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Level of lipopolysaccharide-binding protein and microbial landscape with account of severity of sepsis syndromes in polytrauma

Introduction

The aim was estimation of the clinical and predictive significance of the level of lipopolysaccharide-binding protein (LBP) in blood serum and examination of microbial landscape with account of severity of sepsis syndromes in polytrauma.

Methods

Clinical examination was performed, which included 99 patients with polytrauma according to sepsis syndrome: SIRS (n = 18), local infection (n = 36), sepsis (n = 27), severe sepsis (n = 12), septic shock (n = 6) to the criteria of ACCP/SCCM. The microorganism identification was performed using iEMS Reader MF (Labsystems) with the La Chema multimicrotests. The content of LBP in blood serum was assessed with IMMULITE ONE (USA) with the reagents DPC (USA). Statistical analysis of the data was performed with Statistica 6.0. The numerical characteristics of variables are presented as Me (LQ to UQ). The analysis of differences was carried with the Kruskal-Wallis test for multiple comparison of independent groups, with Friedman one-way analysis of variance. The differences were statistically significant with P < 0.05.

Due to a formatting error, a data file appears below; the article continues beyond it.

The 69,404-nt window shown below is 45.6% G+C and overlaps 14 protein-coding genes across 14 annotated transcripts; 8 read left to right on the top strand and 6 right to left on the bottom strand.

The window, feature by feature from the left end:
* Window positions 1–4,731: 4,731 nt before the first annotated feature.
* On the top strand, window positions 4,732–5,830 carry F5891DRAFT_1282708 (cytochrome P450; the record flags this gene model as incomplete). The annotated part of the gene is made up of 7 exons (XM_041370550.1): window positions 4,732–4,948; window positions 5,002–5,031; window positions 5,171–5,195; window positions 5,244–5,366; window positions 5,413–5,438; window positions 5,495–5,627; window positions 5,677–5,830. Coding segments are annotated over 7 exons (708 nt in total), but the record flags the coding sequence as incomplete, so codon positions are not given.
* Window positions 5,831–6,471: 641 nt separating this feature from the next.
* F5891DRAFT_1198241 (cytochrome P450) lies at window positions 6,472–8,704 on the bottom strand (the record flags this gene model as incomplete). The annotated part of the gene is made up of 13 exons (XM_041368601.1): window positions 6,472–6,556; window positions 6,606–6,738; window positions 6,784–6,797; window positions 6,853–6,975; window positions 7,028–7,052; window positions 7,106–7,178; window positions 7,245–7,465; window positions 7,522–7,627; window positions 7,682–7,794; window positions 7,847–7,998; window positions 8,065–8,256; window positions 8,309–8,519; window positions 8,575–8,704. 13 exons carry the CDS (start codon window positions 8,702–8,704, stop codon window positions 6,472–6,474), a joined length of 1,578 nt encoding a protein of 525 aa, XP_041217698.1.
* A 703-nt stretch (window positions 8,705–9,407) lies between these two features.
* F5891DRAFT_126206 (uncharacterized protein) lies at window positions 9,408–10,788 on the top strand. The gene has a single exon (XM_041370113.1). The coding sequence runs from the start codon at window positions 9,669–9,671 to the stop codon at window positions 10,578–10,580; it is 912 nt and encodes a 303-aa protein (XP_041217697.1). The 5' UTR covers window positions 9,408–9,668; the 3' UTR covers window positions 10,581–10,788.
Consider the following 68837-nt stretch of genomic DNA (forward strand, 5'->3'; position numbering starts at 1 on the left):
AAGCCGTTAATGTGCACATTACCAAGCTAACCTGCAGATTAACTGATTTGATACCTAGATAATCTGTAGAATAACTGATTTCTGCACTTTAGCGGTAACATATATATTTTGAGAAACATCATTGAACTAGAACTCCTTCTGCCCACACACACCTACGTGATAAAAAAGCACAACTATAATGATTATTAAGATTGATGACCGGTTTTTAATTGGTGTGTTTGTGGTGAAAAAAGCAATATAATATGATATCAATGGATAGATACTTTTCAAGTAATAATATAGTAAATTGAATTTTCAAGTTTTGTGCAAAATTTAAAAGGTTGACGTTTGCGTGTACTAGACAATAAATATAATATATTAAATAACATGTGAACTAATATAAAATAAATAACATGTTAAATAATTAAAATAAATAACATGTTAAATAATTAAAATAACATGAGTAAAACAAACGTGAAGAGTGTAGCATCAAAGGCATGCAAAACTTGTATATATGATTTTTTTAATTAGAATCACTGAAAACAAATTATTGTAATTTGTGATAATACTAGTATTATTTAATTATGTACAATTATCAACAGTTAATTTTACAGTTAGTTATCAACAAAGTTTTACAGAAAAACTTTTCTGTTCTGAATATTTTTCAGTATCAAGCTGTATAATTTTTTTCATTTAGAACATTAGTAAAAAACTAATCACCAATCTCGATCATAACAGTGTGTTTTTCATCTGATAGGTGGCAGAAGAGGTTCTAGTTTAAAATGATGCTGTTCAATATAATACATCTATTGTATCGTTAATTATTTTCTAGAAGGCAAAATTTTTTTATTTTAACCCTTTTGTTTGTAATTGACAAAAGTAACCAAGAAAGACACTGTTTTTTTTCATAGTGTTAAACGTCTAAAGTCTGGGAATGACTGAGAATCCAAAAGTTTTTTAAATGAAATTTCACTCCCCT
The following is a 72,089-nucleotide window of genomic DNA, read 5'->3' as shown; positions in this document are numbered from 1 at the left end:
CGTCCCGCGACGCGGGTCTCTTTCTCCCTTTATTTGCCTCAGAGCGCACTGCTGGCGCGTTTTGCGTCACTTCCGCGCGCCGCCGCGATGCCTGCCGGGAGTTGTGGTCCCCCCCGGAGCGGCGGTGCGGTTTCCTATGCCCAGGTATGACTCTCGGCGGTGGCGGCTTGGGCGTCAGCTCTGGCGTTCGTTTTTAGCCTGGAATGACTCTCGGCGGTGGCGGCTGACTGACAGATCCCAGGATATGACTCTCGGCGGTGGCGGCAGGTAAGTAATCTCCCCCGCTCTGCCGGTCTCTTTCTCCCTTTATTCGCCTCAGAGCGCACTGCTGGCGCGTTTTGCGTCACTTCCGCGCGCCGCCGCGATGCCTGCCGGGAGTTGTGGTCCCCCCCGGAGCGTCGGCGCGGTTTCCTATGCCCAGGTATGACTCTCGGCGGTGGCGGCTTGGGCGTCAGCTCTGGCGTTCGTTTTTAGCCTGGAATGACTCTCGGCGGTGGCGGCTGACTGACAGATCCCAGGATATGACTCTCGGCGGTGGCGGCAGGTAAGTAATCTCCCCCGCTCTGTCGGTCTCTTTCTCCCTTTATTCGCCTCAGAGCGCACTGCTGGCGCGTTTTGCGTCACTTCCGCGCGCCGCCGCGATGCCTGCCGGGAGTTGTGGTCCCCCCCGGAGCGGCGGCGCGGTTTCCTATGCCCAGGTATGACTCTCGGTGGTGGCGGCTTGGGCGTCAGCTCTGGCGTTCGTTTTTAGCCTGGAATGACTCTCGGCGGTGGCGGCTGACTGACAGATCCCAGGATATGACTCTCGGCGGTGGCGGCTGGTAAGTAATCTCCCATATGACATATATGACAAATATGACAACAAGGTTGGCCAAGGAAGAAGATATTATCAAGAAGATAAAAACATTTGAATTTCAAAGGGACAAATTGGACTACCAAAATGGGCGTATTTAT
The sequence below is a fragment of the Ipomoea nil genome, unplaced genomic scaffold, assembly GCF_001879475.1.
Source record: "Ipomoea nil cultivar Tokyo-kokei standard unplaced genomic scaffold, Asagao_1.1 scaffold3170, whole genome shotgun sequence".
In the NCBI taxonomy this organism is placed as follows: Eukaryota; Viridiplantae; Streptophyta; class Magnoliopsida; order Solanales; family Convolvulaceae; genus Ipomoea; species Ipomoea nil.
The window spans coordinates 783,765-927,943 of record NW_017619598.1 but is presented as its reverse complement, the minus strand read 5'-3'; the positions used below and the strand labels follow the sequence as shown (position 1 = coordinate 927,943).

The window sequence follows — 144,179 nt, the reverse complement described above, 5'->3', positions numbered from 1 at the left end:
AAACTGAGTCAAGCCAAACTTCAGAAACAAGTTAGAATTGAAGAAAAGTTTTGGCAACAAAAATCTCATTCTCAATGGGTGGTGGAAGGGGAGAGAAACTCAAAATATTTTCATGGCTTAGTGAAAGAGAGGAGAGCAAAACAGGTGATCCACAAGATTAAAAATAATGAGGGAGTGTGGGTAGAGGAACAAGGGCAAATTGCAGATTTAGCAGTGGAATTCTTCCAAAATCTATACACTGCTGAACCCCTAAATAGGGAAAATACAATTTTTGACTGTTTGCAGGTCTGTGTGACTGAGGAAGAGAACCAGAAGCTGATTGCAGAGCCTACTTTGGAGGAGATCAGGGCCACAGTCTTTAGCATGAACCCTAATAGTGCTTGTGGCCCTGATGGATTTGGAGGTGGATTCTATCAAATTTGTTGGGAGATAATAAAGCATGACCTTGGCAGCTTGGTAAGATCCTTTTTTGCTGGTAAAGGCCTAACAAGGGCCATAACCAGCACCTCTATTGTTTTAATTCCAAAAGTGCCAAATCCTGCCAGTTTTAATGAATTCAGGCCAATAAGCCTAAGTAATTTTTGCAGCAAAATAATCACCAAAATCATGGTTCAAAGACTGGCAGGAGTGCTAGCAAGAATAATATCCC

Results

In 81% of the critically ill patients with polytrauma the post-traumatic period was accompanied with development of infectious complications, Gram-negative (K. pneumoniae, Acinetobacter spp., E. coli) and Gram-positive (S. Epidermidis, S. aureus). Sepsis was diagnosed on 8 to 10 days in 45% of the patients. The significant increase of LPS-BP was found in the first 3 days of the follow-up, compared with the control values (6.7 times higher in SIRS group (χ2(n = 18, df = 3) = 52.8666, P < 0.001); 9.9 times higher in the group with local infection (χ2(n = 36, df = 3) = 91.6629, P < 0.001); 15.2 times higher in the sepsis group; 20.5 times higher in the severe sepsis group; 47.3 times higher in the septic shock group (χ2(n = 6, df = 3) = 11.0339, P = 0.0115)), whereas the first positive results of the microbiological examination were obtained only on 5 to 7 days. The diagnostic sensitivity of threshold concentration of LBP in blood serum (335 mkg/ml) was 84%, diagnostic specificity was 88% (ROC curve: 0.88).

Conclusion

The high incidence of the diagnostic levels of LBP in blood serum in patients with sepsis in the early term, before microbiological confirmation of infection, allows one to use this parameter as an early marker of development of purulent septic complications conditioned by Gram-negative microflora.

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Correspondence to IM Ustyantseva.

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Ustyantseva, I., Khokhlova, O., Petukhova, O. et al. Level of lipopolysaccharide-binding protein and microbial landscape with account of severity of sepsis syndromes in polytrauma. Crit Care 17, P291 (2013). https://doi.org/10.1186/cc12229

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Keywords

  • Septic Shock
  • Severe Sepsis
  • Blood Serum
  • Infectious Complication
  • Diagnostic Sensitivity